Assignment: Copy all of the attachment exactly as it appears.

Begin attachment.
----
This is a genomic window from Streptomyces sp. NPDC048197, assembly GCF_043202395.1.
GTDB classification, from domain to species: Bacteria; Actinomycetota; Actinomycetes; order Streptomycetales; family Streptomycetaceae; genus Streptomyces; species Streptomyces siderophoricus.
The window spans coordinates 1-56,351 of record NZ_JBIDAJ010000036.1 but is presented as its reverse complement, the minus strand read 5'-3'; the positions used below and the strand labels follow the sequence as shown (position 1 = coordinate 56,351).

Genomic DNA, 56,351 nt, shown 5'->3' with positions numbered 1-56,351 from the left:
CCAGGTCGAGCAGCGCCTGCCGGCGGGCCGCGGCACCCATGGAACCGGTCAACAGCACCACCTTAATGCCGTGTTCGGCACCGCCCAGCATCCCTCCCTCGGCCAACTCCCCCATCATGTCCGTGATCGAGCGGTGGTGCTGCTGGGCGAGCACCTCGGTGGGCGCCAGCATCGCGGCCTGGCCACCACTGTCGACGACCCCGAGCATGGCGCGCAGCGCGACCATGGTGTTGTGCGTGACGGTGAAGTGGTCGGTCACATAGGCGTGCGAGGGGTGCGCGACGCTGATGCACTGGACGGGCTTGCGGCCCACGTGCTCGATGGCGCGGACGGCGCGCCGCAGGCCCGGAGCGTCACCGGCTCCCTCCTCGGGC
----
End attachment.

This is a genomic window from Streptomyces sp. NPDC048197, assembly GCF_043202395.1.
GTDB classification, from domain to species: Bacteria; Actinomycetota; Actinomycetes; order Streptomycetales; family Streptomycetaceae; genus Streptomyces; species Streptomyces siderophoricus.
The window spans coordinates 1-56,351 of record NZ_JBIDAJ010000036.1 but is presented as its reverse complement, the minus strand read 5'-3'; the positions used below and the strand labels follow the sequence as shown (position 1 = coordinate 56,351).

Genomic DNA, 56,351 nt, shown 5'->3' with positions numbered 1-56,351 from the left:
CCAGGTCGAGCAGCGCCTGCCGGCGGGCCGCGGCACCCATGGAACCGGTCAACAGCACCACCTTAATGCCGTGTTCGGCACCGCCCAGCATCCCTCCCTCGGCCAACTCCCCCATCATGTCCGTGATCGAGCGGTGGTGCTGCTGGGCGAGCACCTCGGTGGGCGCCAGCATCGCGGCCTGGCCACCACTGTCGACGACCCCGAGCATGGCGCGCAGCGCGACCATGGTGTTGTGCGTGACGGTGAAGTGGTCGGTCACATAGGCGTGCGAGGGGTGCGCGACGCTGATGCACTGGACGGGCTTGCGGCCCACGTGCTCGATGGCGCGGACGGCGCGCCGCAGGCCCGGAGCGTCACCGGCTCCCTCCTCGGGC